Saturday, January 28, 2012

Book Review: Dragon Haven

Dragon Haven by Robin Hobb is the sequel to The Dragon Keepers. It picks up pretty much exactly where the story left off, which is great since I read them back to back. I imagine it would be a little trickier if you waited a while in between (say, if you were waiting for the second half to be released), so Hobb throws in occasional paragraphs filling in the reader on what happened previously. Unfortunately for me, I already knew all that, so it was mildly annoying, but overall quite understandable that such details were included.

I liked this book more than the previous one, mostly because we already got all the set up and expository buildup out of the way. The characters were established, and so we got to focus on my favorite part of the book: the plot. Yay!

I did not like one of the decisions a viewpoint character makes 2/3 of the way through, but at the same time I wasn't sure how it would have worked otherwise... the perfect moment as far as opportunity goes for the scene to happen was before another character came back to the ship (which is what happened in the book), but the motivation would have been better if it had been postponed til after that character came back, so there was a bit of a dilemma there. I thought it was somewhat out of character to do it the way it ended up happening and thus I was a little annoyed. (I'm sorry if that's really vague. But if I said anything more specific, it would be very spoilery.) Aside from that though, I was pretty satisfied with how the story all unfolded.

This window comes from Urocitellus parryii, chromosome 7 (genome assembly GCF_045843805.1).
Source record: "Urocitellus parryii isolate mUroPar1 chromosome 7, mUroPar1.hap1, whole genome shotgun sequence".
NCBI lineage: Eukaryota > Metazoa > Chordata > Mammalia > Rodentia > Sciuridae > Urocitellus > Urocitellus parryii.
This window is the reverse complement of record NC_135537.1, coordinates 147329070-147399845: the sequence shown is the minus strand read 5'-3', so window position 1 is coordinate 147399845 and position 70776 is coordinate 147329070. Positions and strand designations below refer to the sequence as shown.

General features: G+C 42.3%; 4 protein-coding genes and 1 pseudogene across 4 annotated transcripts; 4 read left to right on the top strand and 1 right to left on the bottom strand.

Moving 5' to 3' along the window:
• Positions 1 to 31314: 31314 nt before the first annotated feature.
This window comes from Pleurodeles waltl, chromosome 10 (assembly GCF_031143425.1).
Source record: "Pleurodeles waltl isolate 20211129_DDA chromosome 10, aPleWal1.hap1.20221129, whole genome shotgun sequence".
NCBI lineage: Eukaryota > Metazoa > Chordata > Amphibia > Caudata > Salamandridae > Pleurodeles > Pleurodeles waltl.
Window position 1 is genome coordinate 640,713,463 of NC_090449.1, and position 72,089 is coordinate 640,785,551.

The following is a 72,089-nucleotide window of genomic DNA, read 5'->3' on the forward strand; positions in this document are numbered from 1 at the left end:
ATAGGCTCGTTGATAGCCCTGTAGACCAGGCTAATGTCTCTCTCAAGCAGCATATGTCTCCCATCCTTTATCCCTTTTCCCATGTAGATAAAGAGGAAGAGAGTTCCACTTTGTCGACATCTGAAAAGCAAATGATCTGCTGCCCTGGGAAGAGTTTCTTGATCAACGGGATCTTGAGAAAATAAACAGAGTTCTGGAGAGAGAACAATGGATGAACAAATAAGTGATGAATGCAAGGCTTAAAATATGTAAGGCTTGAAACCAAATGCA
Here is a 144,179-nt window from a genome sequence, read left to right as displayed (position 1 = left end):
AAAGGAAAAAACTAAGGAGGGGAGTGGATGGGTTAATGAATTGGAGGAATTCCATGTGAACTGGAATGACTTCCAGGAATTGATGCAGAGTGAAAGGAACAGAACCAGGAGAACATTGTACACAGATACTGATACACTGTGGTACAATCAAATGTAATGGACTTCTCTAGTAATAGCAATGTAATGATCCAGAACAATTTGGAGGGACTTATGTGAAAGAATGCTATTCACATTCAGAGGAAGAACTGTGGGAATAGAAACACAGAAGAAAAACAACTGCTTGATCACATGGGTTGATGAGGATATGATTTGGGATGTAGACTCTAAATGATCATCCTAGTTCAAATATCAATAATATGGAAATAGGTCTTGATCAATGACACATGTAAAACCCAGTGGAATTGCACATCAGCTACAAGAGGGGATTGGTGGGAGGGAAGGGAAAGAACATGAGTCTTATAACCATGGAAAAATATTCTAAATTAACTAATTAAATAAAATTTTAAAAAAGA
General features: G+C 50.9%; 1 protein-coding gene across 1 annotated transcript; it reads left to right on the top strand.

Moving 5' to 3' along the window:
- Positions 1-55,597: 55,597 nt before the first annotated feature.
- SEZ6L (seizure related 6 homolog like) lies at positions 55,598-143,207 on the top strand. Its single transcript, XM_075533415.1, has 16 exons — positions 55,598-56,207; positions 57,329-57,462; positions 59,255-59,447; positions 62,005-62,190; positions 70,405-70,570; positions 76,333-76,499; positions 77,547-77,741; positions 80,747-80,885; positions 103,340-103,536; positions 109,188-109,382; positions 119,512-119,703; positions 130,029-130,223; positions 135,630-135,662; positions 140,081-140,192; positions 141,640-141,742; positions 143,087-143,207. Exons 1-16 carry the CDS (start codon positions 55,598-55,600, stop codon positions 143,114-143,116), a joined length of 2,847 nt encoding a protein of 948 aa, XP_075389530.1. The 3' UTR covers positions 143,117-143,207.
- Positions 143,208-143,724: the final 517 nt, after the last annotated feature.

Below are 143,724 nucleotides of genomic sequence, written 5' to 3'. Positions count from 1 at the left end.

I have to say I did call one of the final plot surprises but I was okay with that. I don't often figure out plot twists so it's kind of fun when I do. Or maybe I only pick up on the really obvious ones...

I still wonder if this story could have conceivably fit into one book. I feel like the main reason it didn't is because it had two major viewpoint characters and at least three minor ones, and all of them had complex back stories and subplots they were entangled in. Coming at it from an editor's perspective (which I'm not one, so I may be completely off base), I have to wonder whether any of that could have been cut or pruned without the story suffering. I don't know. I'm biased, because now that I've read it with it all in, I can't imagine the story without. It definitely makes for a complex story, and the characters never lose sight of their main focus, so I don't think such complexity is a bad thing, I just wonder. (Mostly because Nathan is looking at editing a manuscript that has a really long first draft, and faces some of the same issues... what can you cut without harming the strength of the story?)

Anyway, I'm glad I read it, and I'm eager for the next one to come out. If I'd known the storyline wasn't done yet, I might have waited before picking up the trilogy (or maybe it's a planned quartet now). Oh well. I think the next one comes out relatively soon.

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